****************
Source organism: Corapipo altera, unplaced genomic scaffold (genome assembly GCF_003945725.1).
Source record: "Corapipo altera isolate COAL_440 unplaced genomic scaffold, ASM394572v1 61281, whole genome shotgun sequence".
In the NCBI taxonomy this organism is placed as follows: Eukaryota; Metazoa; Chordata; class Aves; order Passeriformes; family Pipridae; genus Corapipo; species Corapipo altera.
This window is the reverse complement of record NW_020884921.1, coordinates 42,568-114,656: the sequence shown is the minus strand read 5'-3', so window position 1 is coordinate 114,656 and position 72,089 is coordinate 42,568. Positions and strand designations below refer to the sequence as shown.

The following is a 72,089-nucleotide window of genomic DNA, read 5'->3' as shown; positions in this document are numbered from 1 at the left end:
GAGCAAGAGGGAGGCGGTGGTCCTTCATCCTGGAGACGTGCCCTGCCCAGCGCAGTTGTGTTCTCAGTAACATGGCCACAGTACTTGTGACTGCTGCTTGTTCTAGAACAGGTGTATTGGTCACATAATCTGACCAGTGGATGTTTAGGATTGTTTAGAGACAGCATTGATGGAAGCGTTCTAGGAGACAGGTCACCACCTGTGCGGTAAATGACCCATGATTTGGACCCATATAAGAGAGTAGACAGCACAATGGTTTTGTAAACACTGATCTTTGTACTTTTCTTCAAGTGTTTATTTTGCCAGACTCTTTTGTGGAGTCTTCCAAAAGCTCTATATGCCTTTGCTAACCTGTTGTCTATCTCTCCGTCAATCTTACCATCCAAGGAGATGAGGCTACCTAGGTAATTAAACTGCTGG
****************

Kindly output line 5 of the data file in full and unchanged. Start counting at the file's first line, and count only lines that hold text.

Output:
The following is a 72,089-nucleotide window of genomic DNA, read 5'->3' as shown; positions in this document are numbered from 1 at the left end: